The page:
A future trade arrangement between the UK and the US should seek to:
- Build on the strengths of both economies, our shared interest and existing market access, encouraging further growth, investment and innovation for our countries.
- Build on advanced draft texts, prepared in context of the Transatlantic Trade and Investment Partnership (TTIP) or Trans-Pacific Partnership Agreement (TPP), where appropriate.
- Acknowledge the deep integration of British and American businesses with the European market.
The possible impacts (positive and negative) on specific sectors of the UK economy from such an agreement
- The UK has a highly competitive economy that attracts investment and delivers exports around the world, particularly to the US (the destination for 24% of UK goods exports and 34% of UK services exports). The main sectors for UK exports to the US are financial services, chemicals, pharmaceuticals, machinery, e-commerce, digital services and business and ITC.
- A study conducted by the Swiss World Trade Institute on TTIP in 2016 revealed that most sectors in the UK are likely to grow if a comprehensive trade agreement were in place with the US but that electrical machinery may decline.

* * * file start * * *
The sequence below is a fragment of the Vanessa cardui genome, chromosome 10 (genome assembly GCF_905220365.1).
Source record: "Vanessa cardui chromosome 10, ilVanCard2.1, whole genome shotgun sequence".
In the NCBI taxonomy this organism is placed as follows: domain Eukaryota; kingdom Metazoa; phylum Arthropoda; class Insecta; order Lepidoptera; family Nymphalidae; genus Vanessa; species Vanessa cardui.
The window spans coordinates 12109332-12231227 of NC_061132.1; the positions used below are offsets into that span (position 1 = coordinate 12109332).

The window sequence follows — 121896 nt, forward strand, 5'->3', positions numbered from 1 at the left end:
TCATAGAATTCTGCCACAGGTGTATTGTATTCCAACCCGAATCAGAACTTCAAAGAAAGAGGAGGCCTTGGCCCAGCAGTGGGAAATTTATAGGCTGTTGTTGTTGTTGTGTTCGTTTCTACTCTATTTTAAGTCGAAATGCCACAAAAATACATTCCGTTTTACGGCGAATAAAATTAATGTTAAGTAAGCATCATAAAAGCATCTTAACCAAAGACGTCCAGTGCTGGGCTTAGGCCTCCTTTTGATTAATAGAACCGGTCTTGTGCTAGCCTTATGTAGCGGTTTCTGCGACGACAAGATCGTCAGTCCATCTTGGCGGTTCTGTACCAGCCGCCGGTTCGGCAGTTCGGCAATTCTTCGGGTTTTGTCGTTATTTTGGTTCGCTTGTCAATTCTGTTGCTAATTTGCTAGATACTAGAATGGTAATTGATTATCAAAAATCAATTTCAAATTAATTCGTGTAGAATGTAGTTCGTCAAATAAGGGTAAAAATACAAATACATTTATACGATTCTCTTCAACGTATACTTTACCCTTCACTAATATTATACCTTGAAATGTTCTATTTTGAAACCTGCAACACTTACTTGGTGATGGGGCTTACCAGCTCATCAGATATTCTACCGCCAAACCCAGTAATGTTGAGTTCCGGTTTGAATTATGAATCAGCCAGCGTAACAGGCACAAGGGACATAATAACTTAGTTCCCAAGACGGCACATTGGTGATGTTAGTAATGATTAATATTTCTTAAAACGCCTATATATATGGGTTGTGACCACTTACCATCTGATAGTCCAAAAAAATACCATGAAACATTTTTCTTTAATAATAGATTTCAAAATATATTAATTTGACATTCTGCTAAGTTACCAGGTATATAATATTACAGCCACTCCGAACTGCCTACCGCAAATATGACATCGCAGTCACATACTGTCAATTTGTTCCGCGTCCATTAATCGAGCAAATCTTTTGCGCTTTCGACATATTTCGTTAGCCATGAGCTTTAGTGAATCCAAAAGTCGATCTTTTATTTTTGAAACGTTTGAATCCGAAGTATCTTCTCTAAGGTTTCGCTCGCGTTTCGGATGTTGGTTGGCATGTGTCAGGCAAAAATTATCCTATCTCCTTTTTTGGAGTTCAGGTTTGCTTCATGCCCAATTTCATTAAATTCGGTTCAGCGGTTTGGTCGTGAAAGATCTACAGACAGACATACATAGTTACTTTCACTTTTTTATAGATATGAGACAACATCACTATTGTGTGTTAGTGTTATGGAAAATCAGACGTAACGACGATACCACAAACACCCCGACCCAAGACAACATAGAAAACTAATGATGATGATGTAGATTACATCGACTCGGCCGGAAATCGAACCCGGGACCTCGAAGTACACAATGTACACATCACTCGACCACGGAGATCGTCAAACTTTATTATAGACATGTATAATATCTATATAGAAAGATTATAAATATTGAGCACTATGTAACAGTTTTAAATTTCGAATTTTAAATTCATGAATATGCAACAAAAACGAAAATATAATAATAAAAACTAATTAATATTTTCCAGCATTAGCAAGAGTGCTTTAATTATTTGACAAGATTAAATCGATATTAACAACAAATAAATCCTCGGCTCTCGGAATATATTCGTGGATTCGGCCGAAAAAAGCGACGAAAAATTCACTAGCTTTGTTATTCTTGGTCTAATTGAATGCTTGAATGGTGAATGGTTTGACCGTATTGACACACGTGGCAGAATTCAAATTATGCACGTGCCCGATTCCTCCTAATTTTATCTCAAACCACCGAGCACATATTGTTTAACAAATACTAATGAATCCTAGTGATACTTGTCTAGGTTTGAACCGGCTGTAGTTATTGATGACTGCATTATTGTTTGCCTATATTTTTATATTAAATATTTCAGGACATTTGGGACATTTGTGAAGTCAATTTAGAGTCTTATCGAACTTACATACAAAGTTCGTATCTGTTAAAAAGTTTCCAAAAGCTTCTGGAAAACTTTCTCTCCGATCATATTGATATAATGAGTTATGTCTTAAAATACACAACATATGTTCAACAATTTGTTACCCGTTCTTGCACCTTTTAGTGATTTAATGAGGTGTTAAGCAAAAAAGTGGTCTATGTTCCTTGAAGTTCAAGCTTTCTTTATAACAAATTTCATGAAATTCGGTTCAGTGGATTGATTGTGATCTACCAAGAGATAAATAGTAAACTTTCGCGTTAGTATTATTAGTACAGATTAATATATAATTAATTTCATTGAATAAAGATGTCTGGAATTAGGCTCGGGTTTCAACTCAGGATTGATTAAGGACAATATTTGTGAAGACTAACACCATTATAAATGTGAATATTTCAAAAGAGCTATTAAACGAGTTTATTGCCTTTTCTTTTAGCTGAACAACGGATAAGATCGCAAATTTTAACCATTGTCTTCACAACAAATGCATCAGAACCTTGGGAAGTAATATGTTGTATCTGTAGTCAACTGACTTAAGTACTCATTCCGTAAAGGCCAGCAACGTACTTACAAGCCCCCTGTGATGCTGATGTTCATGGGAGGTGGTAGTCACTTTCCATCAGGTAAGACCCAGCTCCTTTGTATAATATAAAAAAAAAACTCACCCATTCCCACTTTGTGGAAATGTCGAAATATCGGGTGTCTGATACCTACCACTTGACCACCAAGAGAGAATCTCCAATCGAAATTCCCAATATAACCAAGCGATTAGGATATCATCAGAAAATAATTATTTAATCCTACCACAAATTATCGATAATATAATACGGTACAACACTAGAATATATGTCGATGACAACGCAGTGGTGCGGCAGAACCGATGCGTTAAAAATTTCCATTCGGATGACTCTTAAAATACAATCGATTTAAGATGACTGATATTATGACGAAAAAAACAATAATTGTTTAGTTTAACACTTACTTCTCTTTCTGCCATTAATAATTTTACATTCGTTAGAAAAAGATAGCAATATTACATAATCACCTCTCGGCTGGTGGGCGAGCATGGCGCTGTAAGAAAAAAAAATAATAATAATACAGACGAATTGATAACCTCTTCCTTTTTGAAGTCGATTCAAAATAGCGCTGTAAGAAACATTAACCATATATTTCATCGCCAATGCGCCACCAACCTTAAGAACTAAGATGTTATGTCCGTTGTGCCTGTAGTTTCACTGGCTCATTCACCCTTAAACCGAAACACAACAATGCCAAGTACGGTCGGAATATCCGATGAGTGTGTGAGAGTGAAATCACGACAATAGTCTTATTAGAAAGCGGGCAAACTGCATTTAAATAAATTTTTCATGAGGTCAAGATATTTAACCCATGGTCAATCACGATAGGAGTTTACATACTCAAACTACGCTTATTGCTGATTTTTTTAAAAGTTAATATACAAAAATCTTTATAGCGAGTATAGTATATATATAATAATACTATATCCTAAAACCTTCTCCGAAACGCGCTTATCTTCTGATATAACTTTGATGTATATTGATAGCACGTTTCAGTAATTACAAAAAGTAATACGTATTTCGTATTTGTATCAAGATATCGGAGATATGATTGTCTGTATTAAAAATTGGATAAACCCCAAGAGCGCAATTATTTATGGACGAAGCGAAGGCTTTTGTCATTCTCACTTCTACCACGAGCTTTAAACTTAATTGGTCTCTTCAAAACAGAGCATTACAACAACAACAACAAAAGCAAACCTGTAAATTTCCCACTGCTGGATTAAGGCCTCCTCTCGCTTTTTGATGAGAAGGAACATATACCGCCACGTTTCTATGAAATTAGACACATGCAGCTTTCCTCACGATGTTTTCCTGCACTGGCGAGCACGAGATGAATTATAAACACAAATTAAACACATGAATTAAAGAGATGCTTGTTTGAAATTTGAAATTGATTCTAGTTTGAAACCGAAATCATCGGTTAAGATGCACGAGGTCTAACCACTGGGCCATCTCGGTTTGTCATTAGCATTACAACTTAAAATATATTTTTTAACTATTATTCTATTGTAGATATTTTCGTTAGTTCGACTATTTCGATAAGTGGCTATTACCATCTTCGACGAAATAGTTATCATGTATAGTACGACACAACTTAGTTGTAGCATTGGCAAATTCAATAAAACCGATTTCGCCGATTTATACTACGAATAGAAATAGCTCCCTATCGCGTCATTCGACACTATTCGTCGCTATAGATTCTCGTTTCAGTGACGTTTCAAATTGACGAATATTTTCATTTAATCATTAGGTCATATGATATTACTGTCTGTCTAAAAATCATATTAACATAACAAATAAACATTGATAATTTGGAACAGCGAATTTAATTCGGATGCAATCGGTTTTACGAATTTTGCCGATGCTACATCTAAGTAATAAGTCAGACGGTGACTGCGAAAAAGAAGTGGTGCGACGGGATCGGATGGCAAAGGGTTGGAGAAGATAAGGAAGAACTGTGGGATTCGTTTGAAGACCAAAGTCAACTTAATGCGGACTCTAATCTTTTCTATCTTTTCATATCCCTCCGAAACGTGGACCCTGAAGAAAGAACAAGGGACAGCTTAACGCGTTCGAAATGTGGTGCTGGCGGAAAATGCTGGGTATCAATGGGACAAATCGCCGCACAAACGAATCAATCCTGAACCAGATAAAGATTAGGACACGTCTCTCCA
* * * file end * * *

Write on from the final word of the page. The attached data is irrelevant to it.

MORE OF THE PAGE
- While tariffs between the UK and US are low on average, sectors with high tariffs, such as textiles, stand to benefit from a bilateral trade arrangement. Reducing all existing tariffs to zero could save UK exporters almost £1 billion.
- In terms of non-tariff barriers (NTBs), it is hard to quantify economic benefits without knowing which NTBs could realistically be reduced in a UK-US trade arrangement. However, sector-specific work conducted by BAB on TTIP reveals where benefits might be expected:
- Automotive: The Automotive sector stands to benefit from regulatory alignment, through mutual recognition of technical regulations in car safety and car parts, including safety equipment. An agreement could bring substantial benefits for this sector from increased production, competition and consumer choice. An increase in UK exports to the US would create job opportunities across the automotive supply chain.
- Pharmaceuticals: The UK’s Pharmaceuticals and the Life Sciences industry would equally stand to benefit from regulatory alignment which reduces unnecessary duplication, including on packaging and labelling. UK-US trade discussions present the opportunity to enshrine high standards for Intellectual Property (IP) protection which could incentivise the development of pharmaceutical innovation.